Teaching and learning in higher ed have advanced incrementally alongside rapid changes in technology. Is it time for some radical shifts?
Students are moving away from their institutions in terms of their online “center.” They engage independently in learning conversations using applications of their own choosing, and they create their own digital identity--all without using campus-based technology.
As information technology brings us a mind-numbing array of options for mobile learning experiences and communications, an age-old tension between two different visions of learning--content delivery versus discovery learning--intensifies. Along with this, our modern discussions of “student-centered learning” are moving into a more strategic realm.
In the high-intensity world of student prospecting, everyone is looking for a competitive edge--but one of the greatest "edges" you can have is to simply understand what prospective students want, need, and expect and align your actions accordingly. Prospecting expert Michael O'Hara suggests four strategies colleges and universities can adopt to increase success related to prospective students.
At the CT2010 Executive Summit on July 19 in Boston, the morning session was dedicated to a scan of the IT environment in higher education; the afternoon would focus participants’ attention on leadership issues. Discussions suggested that the trend to exclude top IT leaders from the president’s inner strategic circle was premature and perhaps ill advised. And that CIOs who represent their jobs as primarily or exclusively maintaining IT operations may be missing significant national trends and changes.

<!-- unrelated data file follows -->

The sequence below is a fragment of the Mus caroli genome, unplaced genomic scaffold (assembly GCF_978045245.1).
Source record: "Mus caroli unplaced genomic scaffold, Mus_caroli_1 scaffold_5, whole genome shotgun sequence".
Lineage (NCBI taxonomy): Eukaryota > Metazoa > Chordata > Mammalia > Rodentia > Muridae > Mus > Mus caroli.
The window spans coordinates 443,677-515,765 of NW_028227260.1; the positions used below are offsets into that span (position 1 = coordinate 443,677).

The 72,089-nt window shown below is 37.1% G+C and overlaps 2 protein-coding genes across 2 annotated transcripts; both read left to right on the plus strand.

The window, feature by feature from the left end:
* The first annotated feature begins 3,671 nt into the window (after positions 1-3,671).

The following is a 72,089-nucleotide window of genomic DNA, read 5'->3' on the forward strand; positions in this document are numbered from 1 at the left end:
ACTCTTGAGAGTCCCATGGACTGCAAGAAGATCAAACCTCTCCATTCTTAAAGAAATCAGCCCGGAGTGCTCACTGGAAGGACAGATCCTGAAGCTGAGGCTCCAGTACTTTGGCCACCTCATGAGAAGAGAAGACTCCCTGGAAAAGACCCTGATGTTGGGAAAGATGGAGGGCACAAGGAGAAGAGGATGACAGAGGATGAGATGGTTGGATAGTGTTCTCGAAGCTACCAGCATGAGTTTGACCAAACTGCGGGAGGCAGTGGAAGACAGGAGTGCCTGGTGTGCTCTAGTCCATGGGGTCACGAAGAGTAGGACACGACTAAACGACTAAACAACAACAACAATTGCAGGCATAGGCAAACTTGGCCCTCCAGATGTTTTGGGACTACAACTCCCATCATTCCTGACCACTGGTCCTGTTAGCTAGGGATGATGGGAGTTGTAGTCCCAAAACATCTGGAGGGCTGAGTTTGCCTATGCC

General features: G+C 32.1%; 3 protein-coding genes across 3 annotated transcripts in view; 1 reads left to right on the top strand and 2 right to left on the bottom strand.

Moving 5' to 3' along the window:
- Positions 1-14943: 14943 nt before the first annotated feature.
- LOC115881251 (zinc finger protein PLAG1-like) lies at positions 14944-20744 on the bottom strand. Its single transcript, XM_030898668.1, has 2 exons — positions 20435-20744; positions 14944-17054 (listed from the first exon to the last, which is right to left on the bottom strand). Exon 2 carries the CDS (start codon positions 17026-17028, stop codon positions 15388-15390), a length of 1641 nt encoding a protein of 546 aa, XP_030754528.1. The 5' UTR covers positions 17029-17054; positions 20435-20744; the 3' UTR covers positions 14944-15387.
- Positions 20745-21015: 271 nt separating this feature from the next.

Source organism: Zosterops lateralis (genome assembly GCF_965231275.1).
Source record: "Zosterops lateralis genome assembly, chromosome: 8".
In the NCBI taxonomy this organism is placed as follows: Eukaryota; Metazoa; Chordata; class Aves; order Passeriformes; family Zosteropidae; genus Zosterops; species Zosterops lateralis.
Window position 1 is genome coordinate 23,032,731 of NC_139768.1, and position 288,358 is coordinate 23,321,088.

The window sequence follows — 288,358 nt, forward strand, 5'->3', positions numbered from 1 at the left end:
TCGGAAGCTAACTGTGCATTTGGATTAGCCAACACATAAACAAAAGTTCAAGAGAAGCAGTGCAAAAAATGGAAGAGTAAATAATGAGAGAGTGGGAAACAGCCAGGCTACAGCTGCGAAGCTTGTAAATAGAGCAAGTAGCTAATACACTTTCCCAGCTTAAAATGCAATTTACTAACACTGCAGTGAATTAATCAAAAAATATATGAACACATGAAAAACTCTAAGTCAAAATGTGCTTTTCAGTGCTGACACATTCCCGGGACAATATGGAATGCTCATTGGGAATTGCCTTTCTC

It is time to ask what outcomes we are looking for from education. Why are our “outcomes” now only about how well a student does in courses? Wouldn’t it be better if students were evaluated on their evidence of learning, and wouldn’t that kind of evaluation have more to do with real life?
Though centralized PC labs have been an important part of both campus space planning and IT infrastructure for the last two decades, this may be changing.
The Association for Authentic, Experiential, and Evidence-Based Learning (AAEEBL) had its first world conference this last week in Boston, co-located with Campus Technology 2010. The group of learning and assessment experts is organized around its members' interest in ePortfolios.
Defining appropriate room characteristics can simplify classroom design and improve the chances of its success as a teaching and learning space.
The usual criticism of new media in our culture is that the media is making us less able to write well, less inclined to read texts longer than a paragraph, less social or unable to concentrate. A far greater danger is obfuscation....